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Ralph Norman Targets Congressional Benefits

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Ralph Norman the populist … who knew?

South Carolina’s fifth congressional district representative – a guy we had pegged as an establishment “Republican” – rolled out a pretty nifty piece of anti-establishment legislation this week.

Working with liberal California lawmaker Ro Khanna, Norman introduced a bill that would do away with many of the lifetime retirement and health care benefits currently received by members of congress.

“Members of congress are elected to serve their constituents, not to reap numerous perks for the rest of their lives once they leave office,” Norman said in announcing the proposals.  “Most Americans do not have similar lifetime benefits when they leave their job.”

“Former members of Congress should play by the same rules as every day Americans who work for a living before retiring,” Khanna agreed.  “It is time to end the luxuries that former members of congress still receive after they leave office at the expense of Americans’ tax dollars.”

One perk both Norman and Khanna seem particularly keen on doing away with is “continued exclusive access to the halls of congress” for former congressmen and women – including access to the “House and Senate floors and member gyms and dining rooms.”

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According to the congressmen, this perk keeps Washington, D.C. “under the influence of special interests” given how many former lawmakers become lobbyists.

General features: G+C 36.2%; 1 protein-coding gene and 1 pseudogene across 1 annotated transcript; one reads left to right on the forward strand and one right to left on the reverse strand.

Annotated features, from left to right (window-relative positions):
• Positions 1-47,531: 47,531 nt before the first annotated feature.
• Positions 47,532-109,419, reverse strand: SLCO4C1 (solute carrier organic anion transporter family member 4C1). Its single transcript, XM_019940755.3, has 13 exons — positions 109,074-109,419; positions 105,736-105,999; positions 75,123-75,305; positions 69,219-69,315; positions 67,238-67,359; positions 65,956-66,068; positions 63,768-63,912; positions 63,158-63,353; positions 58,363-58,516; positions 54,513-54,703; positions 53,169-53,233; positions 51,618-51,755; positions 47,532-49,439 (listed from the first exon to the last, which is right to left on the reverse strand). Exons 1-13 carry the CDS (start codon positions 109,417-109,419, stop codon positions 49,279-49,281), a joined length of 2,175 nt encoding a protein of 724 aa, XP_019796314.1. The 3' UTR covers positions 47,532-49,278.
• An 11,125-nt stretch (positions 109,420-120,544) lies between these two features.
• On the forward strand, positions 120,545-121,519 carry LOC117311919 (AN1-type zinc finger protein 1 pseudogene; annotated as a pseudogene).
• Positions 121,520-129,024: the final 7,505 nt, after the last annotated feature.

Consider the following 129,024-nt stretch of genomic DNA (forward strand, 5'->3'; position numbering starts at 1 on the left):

“Retired members still have the same amount of access throughout the Capitol complex, and over 430 former members of Congress are now lobbyists, representing special interest groups – giving them special, direct contact to sitting members writing legislation,” Norman said.  “Lifetime access to this exclusive circle keeps them in that circle, and distances former members from the experiences of everyday Americans.”

Khanna agreed, arguing that getting rid of such access would create “a stronger democracy for and by the people, not former electeds.”

We agree … although we believe imposing a lifetime ban on lawmakers becoming lobbyists was a far better solution than “limiting access.”

Still, Norman and Khanna are to be commended for working together on some sensible proposals here.  Anytime lawmakers are willing to target their own benefits to benefit taxpayers, that’s a good thing.

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